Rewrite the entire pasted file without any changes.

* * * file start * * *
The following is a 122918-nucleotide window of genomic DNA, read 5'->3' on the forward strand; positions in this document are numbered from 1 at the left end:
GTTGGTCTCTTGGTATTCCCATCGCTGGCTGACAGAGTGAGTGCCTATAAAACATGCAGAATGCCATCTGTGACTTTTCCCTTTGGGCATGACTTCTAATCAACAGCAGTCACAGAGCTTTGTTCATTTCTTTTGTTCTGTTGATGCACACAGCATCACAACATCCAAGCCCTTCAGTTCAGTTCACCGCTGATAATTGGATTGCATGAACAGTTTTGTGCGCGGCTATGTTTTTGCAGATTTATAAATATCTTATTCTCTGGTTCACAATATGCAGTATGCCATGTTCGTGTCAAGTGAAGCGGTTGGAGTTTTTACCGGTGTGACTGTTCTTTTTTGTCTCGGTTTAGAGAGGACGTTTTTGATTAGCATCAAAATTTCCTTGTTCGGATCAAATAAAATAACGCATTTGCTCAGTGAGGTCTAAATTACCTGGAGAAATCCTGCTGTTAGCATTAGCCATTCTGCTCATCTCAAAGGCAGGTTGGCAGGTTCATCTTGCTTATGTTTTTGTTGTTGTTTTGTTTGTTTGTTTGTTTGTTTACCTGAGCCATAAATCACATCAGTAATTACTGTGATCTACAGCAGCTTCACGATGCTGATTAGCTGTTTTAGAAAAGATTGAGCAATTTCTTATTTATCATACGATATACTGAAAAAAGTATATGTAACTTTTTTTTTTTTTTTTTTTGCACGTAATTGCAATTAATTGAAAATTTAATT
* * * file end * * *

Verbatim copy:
The following is a 122918-nucleotide window of genomic DNA, read 5'->3' on the forward strand; positions in this document are numbered from 1 at the left end:
GTTGGTCTCTTGGTATTCCCATCGCTGGCTGACAGAGTGAGTGCCTATAAAACATGCAGAATGCCATCTGTGACTTTTCCCTTTGGGCATGACTTCTAATCAACAGCAGTCACAGAGCTTTGTTCATTTCTTTTGTTCTGTTGATGCACACAGCATCACAACATCCAAGCCCTTCAGTTCAGTTCACCGCTGATAATTGGATTGCATGAACAGTTTTGTGCGCGGCTATGTTTTTGCAGATTTATAAATATCTTATTCTCTGGTTCACAATATGCAGTATGCCATGTTCGTGTCAAGTGAAGCGGTTGGAGTTTTTACCGGTGTGACTGTTCTTTTTTGTCTCGGTTTAGAGAGGACGTTTTTGATTAGCATCAAAATTTCCTTGTTCGGATCAAATAAAATAACGCATTTGCTCAGTGAGGTCTAAATTACCTGGAGAAATCCTGCTGTTAGCATTAGCCATTCTGCTCATCTCAAAGGCAGGTTGGCAGGTTCATCTTGCTTATGTTTTTGTTGTTGTTTTGTTTGTTTGTTTGTTTGTTTACCTGAGCCATAAATCACATCAGTAATTACTGTGATCTACAGCAGCTTCACGATGCTGATTAGCTGTTTTAGAAAAGATTGAGCAATTTCTTATTTATCATACGATATACTGAAAAAAGTATATGTAACTTTTTTTTTTTTTTTTTTTGCACGTAATTGCAATTAATTGAAAATTTAATT